“Fleet managers shouldn’t be spending more than 15 to 20 minutes a week checking in on their management information with these systems in place,” adds Hunt-Mason.
TomTom Telematics has recently launched Webfleet for Sales Cloud, an app that integrates the company’s telematics platform with salesforce. The app allows automatic trip reporting and simplified appointment management.
Jeremy Gould, TomTom Telematics vice-president of sales Europe, says: “Obligatory vehicle checks can be made through telematics-enabled tablet devices, for example, at the start of each day or week, with the results instantly updated in the back office to ensure maintenance schedules are up to date and that duty of care responsibilities are met.”
Mileage capture systems
Mileage capture is often used alongside telematics and fuel cards. One of the biggest areas it can help in cutting admin is by reducing the amount of chasing a fleet manager has to do to get drivers to update documents.
Paul Hollick, managing director of The Miles Consultancy, says: “Technology on mileage capture can really help fleet managers get to a 100% compliancy figure by locking fuel expense payments behind compliance with policy. We can lock that payment behind up-to-date checks on licence, MOT, tyre tread depth checks and valid business insurance. Drivers will always get those compliance elements done because, if they don’t, they don’t get their fuel expenses back.”
TMC’s Visa To Drive is an optional extension of TMC’s online mileage capture, audit and control system.
Fleet managers log into a control panel, which gives them access to a suite of real-time reports on drivers’ status. Drivers are automatically prompted to provide mandates, declarations or documents as needed, when they log in to report their business mileage.
Fleet management software
Fleet management software can act as the engine room of a fleet, helping managers to process the huge amounts of information flooding in from drivers and their vehicles. Software helps to sort and organise fleet data into a structured system to access, filter and audit information, with automated reporting to help quickly interrogate data, while alerts and notifications on areas like MOTs and servicing can be automated to make sure nothing is missed.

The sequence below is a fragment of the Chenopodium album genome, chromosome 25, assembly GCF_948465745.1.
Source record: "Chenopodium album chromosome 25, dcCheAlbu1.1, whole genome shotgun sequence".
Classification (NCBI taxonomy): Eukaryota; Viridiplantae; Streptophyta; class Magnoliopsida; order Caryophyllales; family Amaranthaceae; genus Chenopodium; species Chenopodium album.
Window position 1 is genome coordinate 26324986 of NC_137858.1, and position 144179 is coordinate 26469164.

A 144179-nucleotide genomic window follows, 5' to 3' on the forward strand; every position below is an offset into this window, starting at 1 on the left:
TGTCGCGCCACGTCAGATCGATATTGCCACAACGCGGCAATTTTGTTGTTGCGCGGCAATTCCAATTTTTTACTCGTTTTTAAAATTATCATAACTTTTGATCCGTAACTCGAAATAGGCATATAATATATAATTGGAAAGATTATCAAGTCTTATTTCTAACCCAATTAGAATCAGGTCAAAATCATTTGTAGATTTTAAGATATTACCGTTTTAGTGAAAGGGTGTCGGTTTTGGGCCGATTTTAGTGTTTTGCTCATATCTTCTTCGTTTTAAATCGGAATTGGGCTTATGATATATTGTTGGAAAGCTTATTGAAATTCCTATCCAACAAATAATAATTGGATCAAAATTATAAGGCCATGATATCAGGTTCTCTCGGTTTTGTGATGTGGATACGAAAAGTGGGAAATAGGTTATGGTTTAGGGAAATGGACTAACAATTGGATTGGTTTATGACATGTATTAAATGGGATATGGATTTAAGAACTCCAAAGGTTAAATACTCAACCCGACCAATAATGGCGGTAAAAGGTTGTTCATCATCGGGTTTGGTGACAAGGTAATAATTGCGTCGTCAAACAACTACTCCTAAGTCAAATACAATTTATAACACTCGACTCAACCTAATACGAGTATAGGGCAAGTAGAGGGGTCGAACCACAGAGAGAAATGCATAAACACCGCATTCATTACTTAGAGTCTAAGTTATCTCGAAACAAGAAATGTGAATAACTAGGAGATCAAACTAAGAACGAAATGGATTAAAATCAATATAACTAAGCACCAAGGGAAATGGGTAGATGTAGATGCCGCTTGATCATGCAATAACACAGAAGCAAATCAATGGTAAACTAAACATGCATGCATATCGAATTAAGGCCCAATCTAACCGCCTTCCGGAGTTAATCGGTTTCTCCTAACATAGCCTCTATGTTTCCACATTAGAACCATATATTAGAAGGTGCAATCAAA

Ashley Sowerby, managing director of Chevin Fleet Solutions, says: “Starting with the initial purchase, lease or rental of the vehicle, managers are having to track monthly repayments, technical specs, renewal dates, MOT dates, servicing dates, depreciation, tax, P11D and insurance. If you have anything but a small fleet, replying on paper, spreadsheets or whiteboards is almost impossible.”
Chevin’s latest technology integrates with a company’s finance software to automate the movement of data between systems. For example, fuel receipts and procurement costs stored in the accounts system for tax returns. This can remove the need for manual rekeying of information.
Martin Evans, managing director of Jaama, adds: “We remain amazed at the number of fleets that continue to manage via spreadsheets or antiquated software.”
Jaama’s Key2 software links with Government departments and agencies as they increasingly embrace digitisation including the Driver and Vehicle Licensing Agency (DVLA), the Driver and Vehicle Standards Agency (DVSA) and HMRC.
Evans says introducing mobile apps for drivers to ‘self-serve’ information can also help. A fleet relying on paper forms to collect information from 200 drivers collecting data on three to four different processes every day could mean 16,000 sheets of paper with Sowerby estimating “months” of work.
A big development is being able to get electronic consent for licence checks. Jaama is adding compatibility with the DVLA’s V5C suppression service. This means V5C registration documents can be suppressed, and requested on demand, rather than fleets having to store them physically on site.
Matt Goodstadt, managing director of fleet software provider Civica, puts the potential for technology to save time on admin into perspective.
“On a typical fleet review on a business with around 500 vehicles, I would say we can reduce the amount of time spent on administration by 20% and save in the region of £200,000 if you’re looking at it in cost per hour for that work to be done,” he says.